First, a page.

NEW YORK: Tesla Inc on Monday fought back against JPMorgan Chase & Co over a disputed bond contract, countersuing the bank for seeking a “windfall” following Chief Executive Elon Musk’s notorious 2018 tweet that he might take his electric car company private.
In a court filing, Tesla accused JPMorgan of “bad faith and avarice” for claiming it was owed $162.2 million after unilaterally changing the terms of warrants it received when Tesla sold convertible bonds in 2014.
By changing the terms, “JPMorgan dealt itself a pure windfall,” Tesla said in its countersuit filed in Manhattan federal court.
“JPMorgan pressed its exorbitant demand as an act of retaliation against Tesla both for it having passed over JPMorgan in major business deals and out of senior JPMorgan executives’ animus toward Mr. Musk,” it added.
A bank spokesman, Brian Marchiony, said in an email: “There is no merit to their claim. This comes down to fulfilling contractual obligations.”
The countersuit escalates the battle between the largest US bank and world’s most valuable car company, which have done little business with each other since the disputed contract.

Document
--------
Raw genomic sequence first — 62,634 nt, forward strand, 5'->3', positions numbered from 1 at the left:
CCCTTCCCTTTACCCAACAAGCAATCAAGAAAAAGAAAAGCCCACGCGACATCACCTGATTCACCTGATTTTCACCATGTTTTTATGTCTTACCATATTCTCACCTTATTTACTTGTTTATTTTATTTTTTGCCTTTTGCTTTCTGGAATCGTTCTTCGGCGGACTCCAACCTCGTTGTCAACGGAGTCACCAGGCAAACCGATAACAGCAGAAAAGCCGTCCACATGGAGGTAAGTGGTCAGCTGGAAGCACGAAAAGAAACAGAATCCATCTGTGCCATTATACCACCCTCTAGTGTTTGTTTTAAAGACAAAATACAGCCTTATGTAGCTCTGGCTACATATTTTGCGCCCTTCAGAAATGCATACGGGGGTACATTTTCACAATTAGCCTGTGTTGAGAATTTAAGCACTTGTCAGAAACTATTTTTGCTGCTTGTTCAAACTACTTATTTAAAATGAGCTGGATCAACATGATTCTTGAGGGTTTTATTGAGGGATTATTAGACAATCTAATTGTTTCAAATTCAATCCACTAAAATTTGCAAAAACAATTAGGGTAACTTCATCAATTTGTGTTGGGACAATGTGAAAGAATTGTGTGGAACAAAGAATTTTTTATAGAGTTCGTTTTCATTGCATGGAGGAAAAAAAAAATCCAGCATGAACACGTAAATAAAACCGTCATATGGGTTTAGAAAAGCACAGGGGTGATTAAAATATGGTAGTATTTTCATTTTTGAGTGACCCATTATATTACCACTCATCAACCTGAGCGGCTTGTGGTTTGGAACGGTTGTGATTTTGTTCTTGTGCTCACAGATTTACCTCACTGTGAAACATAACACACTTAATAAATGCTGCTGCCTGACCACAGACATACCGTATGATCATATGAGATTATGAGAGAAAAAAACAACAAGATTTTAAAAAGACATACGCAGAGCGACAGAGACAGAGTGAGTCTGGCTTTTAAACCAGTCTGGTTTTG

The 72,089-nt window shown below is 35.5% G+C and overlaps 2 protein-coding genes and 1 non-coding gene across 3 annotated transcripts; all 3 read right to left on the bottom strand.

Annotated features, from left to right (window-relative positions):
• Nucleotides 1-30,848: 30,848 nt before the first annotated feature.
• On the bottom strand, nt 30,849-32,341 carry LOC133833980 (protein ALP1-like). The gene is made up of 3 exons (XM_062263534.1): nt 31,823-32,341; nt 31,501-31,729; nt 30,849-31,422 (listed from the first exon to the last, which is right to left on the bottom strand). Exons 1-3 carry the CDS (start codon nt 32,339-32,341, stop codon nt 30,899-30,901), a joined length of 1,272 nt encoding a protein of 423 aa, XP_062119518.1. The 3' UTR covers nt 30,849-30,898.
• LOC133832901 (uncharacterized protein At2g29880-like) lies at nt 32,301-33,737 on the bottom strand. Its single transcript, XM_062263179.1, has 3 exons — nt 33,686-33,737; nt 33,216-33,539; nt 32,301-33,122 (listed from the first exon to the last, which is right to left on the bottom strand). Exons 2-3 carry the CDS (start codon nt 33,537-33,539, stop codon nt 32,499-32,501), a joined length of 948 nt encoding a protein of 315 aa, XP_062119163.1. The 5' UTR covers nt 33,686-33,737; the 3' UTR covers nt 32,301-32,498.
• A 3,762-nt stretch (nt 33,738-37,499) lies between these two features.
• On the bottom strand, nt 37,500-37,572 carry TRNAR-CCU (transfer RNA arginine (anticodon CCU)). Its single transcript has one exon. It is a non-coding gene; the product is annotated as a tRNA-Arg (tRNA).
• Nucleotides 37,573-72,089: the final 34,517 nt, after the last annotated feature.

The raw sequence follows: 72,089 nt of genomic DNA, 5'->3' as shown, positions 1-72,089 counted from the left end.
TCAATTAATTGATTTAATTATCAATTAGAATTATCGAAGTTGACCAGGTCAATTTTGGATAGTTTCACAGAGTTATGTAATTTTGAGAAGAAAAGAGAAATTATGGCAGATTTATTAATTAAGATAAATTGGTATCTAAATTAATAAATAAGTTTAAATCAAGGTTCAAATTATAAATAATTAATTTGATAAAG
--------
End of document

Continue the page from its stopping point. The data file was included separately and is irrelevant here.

Warrants give holders the right to buy company stock at a set “strike” price and date.
In its Nov. 15 lawsuit, JPMorgan said Musk’s Aug. 7, 2018 tweet that he might take Tesla private and had “funding secured,” and his abandoning that plan 17 days later, created share price volatility to justify lowering the strike price on its warrants.
JPMorgan accused Tesla of defaulting because it failed to hand over shares or cash when the warrants expired in June and July 2021, by which time Tesla’s share price had risen about 10-fold.
In its countersuit, Tesla accused JPMorgan of having “put its thumb on the scale” to demand even more money, after already receiving a “multibillion-dollar payout” because of the soaring stock price.
Musk’s tweets resulted in a US Securities and Exchange Commission civil lawsuit that ended in $20 million fines against both him and Tesla and forced him to give up Tesla’s chairmanship.
Tesla’s lawsuit seeks unspecified damages.